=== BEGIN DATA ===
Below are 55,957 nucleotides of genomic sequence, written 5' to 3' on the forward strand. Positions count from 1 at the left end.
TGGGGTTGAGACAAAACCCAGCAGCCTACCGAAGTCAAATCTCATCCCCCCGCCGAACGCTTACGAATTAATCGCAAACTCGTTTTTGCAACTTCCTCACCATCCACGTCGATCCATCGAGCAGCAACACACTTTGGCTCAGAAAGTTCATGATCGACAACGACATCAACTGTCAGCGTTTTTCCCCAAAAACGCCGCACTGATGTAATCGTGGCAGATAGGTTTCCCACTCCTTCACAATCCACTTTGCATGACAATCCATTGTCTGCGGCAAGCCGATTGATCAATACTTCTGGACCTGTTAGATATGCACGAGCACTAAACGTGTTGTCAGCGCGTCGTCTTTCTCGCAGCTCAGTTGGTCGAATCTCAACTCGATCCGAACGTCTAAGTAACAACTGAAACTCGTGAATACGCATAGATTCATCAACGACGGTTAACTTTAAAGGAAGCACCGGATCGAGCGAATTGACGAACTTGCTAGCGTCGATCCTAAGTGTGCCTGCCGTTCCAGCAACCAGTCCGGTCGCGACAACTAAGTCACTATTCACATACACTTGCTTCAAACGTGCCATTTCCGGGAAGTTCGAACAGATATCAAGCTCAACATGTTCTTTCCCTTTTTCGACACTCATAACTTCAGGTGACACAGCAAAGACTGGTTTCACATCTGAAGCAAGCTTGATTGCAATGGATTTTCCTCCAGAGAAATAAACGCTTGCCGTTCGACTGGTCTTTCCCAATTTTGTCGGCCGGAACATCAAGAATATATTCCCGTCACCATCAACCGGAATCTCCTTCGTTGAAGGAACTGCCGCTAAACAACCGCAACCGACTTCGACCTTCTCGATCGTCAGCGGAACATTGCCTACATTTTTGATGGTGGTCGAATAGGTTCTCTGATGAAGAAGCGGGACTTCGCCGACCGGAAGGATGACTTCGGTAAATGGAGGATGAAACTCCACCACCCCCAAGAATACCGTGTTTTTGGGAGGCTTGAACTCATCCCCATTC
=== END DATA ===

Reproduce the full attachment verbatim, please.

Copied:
Below are 55,957 nucleotides of genomic sequence, written 5' to 3' on the forward strand. Positions count from 1 at the left end.
TGGGGTTGAGACAAAACCCAGCAGCCTACCGAAGTCAAATCTCATCCCCCCGCCGAACGCTTACGAATTAATCGCAAACTCGTTTTTGCAACTTCCTCACCATCCACGTCGATCCATCGAGCAGCAACACACTTTGGCTCAGAAAGTTCATGATCGACAACGACATCAACTGTCAGCGTTTTTCCCCAAAAACGCCGCACTGATGTAATCGTGGCAGATAGGTTTCCCACTCCTTCACAATCCACTTTGCATGACAATCCATTGTCTGCGGCAAGCCGATTGATCAATACTTCTGGACCTGTTAGATATGCACGAGCACTAAACGTGTTGTCAGCGCGTCGTCTTTCTCGCAGCTCAGTTGGTCGAATCTCAACTCGATCCGAACGTCTAAGTAACAACTGAAACTCGTGAATACGCATAGATTCATCAACGACGGTTAACTTTAAAGGAAGCACCGGATCGAGCGAATTGACGAACTTGCTAGCGTCGATCCTAAGTGTGCCTGCCGTTCCAGCAACCAGTCCGGTCGCGACAACTAAGTCACTATTCACATACACTTGCTTCAAACGTGCCATTTCCGGGAAGTTCGAACAGATATCAAGCTCAACATGTTCTTTCCCTTTTTCGACACTCATAACTTCAGGTGACACAGCAAAGACTGGTTTCACATCTGAAGCAAGCTTGATTGCAATGGATTTTCCTCCAGAGAAATAAACGCTTGCCGTTCGACTGGTCTTTCCCAATTTTGTCGGCCGGAACATCAAGAATATATTCCCGTCACCATCAACCGGAATCTCCTTCGTTGAAGGAACTGCCGCTAAACAACCGCAACCGACTTCGACCTTCTCGATCGTCAGCGGAACATTGCCTACATTTTTGATGGTGGTCGAATAGGTTCTCTGATGAAGAAGCGGGACTTCGCCGACCGGAAGGATGACTTCGGTAAATGGAGGATGAAACTCCACCACCCCCAAGAATACCGTGTTTTTGGGAGGCTTGAACTCATCCCCATTC